Photoresponse Non-uniformity

The manufacturing processes that create CCD's are seldom perfect. Often there are slight variations across the surface of the chip that results in slight sensitivity differences. These effects can be caused by variations in the base silicon, variations in the masks that create the layers or the chemical processes used to create the layers. These differences result in minor variations in the sensitivity of each pixel that can be seen in a flat field. There is no real problem with these differences, the pattern is consistant and can be corrected with proper application of a flat field. Just another reason to do proper image calibration.

The examples shown here are quite subtle until the image is dramatically stretched. These effects will often go unnoticed in normal images, but may become important when processing the low level parts of astronomical images such as fine nebula detail or the outer edges of a galaxy.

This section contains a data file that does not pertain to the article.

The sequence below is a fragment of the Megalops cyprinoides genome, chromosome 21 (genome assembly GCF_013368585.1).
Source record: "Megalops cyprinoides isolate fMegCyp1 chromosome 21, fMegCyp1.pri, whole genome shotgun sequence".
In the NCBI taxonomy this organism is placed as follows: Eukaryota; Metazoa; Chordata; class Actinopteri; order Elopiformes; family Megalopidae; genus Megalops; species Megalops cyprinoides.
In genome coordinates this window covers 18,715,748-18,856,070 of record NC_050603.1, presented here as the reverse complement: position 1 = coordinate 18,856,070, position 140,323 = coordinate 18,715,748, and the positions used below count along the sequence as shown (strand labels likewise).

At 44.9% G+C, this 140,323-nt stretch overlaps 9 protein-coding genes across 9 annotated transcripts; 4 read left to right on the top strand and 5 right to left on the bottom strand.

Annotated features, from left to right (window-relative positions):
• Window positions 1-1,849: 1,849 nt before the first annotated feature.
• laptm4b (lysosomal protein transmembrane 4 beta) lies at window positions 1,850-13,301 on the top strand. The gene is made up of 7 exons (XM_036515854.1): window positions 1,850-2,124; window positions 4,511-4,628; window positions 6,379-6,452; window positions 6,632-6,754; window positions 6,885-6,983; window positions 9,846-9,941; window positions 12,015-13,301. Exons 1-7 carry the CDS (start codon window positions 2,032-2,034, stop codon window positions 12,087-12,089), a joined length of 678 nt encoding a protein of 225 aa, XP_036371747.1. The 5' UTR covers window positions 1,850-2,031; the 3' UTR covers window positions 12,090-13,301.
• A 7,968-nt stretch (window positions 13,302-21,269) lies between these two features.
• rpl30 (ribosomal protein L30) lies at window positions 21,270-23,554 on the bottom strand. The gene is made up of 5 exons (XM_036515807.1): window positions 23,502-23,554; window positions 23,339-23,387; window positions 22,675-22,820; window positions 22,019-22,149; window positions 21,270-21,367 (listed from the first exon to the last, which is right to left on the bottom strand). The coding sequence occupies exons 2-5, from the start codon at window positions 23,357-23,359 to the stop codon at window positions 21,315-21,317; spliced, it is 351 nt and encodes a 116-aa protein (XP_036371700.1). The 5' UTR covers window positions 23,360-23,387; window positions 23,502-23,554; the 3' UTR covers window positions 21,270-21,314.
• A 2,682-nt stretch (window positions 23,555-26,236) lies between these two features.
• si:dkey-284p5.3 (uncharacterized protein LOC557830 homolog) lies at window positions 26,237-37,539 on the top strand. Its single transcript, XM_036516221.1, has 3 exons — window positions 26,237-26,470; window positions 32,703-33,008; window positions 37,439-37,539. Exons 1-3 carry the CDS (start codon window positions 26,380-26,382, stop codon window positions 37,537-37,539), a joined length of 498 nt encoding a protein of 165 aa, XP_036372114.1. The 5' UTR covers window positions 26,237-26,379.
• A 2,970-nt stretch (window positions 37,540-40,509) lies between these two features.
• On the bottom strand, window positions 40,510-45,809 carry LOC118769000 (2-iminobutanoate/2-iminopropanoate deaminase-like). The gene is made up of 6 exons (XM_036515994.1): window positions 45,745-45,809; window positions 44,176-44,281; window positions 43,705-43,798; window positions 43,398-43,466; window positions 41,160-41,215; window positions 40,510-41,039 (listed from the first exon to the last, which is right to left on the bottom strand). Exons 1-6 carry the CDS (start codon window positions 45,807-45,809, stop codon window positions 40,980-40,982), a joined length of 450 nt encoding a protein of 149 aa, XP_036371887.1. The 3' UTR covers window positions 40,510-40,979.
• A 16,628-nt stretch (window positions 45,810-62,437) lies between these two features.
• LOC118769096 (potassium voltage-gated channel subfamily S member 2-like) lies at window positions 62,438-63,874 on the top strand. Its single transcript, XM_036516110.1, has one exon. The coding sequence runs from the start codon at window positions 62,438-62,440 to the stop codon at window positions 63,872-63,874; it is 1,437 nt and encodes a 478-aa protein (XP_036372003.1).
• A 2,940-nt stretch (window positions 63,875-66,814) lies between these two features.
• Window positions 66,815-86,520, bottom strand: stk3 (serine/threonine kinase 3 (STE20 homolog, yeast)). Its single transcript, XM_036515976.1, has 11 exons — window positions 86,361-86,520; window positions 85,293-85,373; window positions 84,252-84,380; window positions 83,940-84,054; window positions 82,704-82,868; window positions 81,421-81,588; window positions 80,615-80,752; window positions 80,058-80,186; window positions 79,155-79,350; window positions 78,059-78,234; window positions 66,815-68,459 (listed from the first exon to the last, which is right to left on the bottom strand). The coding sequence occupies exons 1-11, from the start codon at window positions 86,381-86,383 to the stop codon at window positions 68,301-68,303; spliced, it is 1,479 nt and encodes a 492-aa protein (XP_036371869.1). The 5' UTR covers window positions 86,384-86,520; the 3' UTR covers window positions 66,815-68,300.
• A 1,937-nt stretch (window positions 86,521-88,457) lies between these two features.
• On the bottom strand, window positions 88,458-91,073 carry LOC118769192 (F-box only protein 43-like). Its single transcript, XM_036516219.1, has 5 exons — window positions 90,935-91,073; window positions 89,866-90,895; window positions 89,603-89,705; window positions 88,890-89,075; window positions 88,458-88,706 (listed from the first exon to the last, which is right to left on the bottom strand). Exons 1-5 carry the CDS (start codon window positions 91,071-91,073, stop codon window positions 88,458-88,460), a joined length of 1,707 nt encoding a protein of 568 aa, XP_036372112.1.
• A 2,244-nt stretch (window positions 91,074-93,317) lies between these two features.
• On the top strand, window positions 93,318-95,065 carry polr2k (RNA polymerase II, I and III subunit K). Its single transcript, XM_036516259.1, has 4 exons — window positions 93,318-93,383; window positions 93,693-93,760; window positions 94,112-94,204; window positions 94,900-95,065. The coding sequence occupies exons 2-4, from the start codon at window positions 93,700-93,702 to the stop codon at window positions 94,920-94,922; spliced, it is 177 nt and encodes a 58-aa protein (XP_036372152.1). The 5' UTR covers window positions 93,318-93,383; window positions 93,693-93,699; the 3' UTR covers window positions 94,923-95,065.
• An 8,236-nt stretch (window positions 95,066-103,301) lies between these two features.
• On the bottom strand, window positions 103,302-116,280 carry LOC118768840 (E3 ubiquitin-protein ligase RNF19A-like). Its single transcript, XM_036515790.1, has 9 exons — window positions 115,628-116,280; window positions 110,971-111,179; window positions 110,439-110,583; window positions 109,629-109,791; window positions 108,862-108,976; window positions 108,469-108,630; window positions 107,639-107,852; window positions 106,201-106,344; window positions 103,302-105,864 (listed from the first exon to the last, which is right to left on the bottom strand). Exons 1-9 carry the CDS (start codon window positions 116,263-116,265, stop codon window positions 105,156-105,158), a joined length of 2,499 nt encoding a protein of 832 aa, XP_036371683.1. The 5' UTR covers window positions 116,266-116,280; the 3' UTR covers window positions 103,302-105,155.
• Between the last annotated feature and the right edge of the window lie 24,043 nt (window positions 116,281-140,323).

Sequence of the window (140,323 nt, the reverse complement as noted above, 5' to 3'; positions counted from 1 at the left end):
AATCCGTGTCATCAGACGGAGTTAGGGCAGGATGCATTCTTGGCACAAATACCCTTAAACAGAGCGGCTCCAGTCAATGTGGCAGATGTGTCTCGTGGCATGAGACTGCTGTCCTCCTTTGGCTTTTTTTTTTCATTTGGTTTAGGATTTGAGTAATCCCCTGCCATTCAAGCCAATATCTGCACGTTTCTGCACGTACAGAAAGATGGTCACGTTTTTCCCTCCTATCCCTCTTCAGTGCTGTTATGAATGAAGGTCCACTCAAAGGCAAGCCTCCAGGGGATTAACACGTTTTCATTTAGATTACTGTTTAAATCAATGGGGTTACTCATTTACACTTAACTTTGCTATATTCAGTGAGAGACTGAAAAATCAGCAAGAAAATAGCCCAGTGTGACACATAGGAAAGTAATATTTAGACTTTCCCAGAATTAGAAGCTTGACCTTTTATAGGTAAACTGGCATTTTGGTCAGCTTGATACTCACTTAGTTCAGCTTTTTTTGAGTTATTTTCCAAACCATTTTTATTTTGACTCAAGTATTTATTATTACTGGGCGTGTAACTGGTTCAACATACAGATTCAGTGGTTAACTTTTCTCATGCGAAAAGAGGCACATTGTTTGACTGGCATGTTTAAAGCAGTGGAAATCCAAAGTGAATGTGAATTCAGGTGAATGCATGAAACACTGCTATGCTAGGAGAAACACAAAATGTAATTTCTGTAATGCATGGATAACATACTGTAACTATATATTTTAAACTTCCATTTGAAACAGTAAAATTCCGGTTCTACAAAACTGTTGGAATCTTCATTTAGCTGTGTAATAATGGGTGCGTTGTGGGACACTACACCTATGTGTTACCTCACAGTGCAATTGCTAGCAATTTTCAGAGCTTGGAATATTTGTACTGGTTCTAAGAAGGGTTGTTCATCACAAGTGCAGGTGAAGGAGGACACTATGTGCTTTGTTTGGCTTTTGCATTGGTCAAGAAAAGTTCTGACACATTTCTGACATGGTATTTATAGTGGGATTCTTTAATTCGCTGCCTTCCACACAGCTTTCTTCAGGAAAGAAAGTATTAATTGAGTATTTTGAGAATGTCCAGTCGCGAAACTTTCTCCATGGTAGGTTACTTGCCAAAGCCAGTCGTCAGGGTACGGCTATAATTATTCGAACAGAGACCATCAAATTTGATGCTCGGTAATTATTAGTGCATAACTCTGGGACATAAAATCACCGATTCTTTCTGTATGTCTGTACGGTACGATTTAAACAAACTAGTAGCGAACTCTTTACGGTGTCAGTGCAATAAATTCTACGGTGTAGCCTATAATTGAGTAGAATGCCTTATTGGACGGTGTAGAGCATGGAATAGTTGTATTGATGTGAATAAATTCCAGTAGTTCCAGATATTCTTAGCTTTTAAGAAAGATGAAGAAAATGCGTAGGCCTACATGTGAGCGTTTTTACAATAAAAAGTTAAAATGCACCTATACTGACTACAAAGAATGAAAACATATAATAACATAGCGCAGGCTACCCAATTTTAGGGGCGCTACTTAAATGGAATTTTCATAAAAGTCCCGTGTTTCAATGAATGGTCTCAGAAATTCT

Back-thinned chips are particularly subject to several effects that can affect photoresponse uniformity. These can result from the mechanical or chemical thinning process or variations in the AR coating, note the patterns shown by the E2V CCD87 to the right.

Photoresponse variation in a Sony ICX205 with red light, note the broad diagonal bands sloping to the right and the fine bands sloping the opposite way. These are typical and seem to be inherent in the Sony interline chips
Above is the pattern shown by a E2V CCD87 back-thinned CCD with 400nm light